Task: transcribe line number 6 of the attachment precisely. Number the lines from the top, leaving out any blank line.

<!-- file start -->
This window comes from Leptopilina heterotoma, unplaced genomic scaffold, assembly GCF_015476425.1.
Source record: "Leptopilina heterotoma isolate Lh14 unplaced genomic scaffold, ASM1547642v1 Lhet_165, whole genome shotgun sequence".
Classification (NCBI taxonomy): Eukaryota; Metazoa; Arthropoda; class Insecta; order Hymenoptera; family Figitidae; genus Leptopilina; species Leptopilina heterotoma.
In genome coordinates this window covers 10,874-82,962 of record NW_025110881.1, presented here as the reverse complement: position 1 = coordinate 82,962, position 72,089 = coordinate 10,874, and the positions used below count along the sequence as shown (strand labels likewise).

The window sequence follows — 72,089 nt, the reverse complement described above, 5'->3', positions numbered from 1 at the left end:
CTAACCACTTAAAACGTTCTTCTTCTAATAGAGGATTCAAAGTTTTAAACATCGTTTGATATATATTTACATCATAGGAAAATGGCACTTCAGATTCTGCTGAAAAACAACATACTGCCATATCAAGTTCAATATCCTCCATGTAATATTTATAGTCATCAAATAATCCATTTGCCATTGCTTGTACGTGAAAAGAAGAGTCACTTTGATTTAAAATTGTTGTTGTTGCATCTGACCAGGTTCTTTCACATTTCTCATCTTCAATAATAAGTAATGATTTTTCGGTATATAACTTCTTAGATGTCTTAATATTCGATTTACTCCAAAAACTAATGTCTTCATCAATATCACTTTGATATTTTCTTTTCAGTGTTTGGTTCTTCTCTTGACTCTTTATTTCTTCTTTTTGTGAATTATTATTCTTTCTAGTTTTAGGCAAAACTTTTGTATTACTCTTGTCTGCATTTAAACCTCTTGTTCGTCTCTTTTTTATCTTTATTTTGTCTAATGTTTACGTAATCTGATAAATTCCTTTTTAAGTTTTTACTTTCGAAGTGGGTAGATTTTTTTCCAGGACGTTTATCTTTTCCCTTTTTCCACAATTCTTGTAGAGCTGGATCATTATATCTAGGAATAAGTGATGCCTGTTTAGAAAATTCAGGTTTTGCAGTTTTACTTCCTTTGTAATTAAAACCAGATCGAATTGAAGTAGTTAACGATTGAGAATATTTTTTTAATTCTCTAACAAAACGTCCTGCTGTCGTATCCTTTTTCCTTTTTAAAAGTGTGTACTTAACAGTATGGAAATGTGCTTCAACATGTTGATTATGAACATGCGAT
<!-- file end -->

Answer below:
CTAACCACTTAAAACGTTCTTCTTCTAATAGAGGATTCAAAGTTTTAAACATCGTTTGATATATATTTACATCATAGGAAAATGGCACTTCAGATTCTGCTGAAAAACAACATACTGCCATATCAAGTTCAATATCCTCCATGTAATATTTATAGTCATCAAATAATCCATTTGCCATTGCTTGTACGTGAAAAGAAGAGTCACTTTGATTTAAAATTGTTGTTGTTGCATCTGACCAGGTTCTTTCACATTTCTCATCTTCAATAATAAGTAATGATTTTTCGGTATATAACTTCTTAGATGTCTTAATATTCGATTTACTCCAAAAACTAATGTCTTCATCAATATCACTTTGATATTTTCTTTTCAGTGTTTGGTTCTTCTCTTGACTCTTTATTTCTTCTTTTTGTGAATTATTATTCTTTCTAGTTTTAGGCAAAACTTTTGTATTACTCTTGTCTGCATTTAAACCTCTTGTTCGTCTCTTTTTTATCTTTATTTTGTCTAATGTTTACGTAATCTGATAAATTCCTTTTTAAGTTTTTACTTTCGAAGTGGGTAGATTTTTTTCCAGGACGTTTATCTTTTCCCTTTTTCCACAATTCTTGTAGAGCTGGATCATTATATCTAGGAATAAGTGATGCCTGTTTAGAAAATTCAGGTTTTGCAGTTTTACTTCCTTTGTAATTAAAACCAGATCGAATTGAAGTAGTTAACGATTGAGAATATTTTTTTAATTCTCTAACAAAACGTCCTGCTGTCGTATCCTTTTTCCTTTTTAAAAGTGTGTACTTAACAGTATGGAAATGTGCTTCAACATGTTGATTATGAACATGCGAT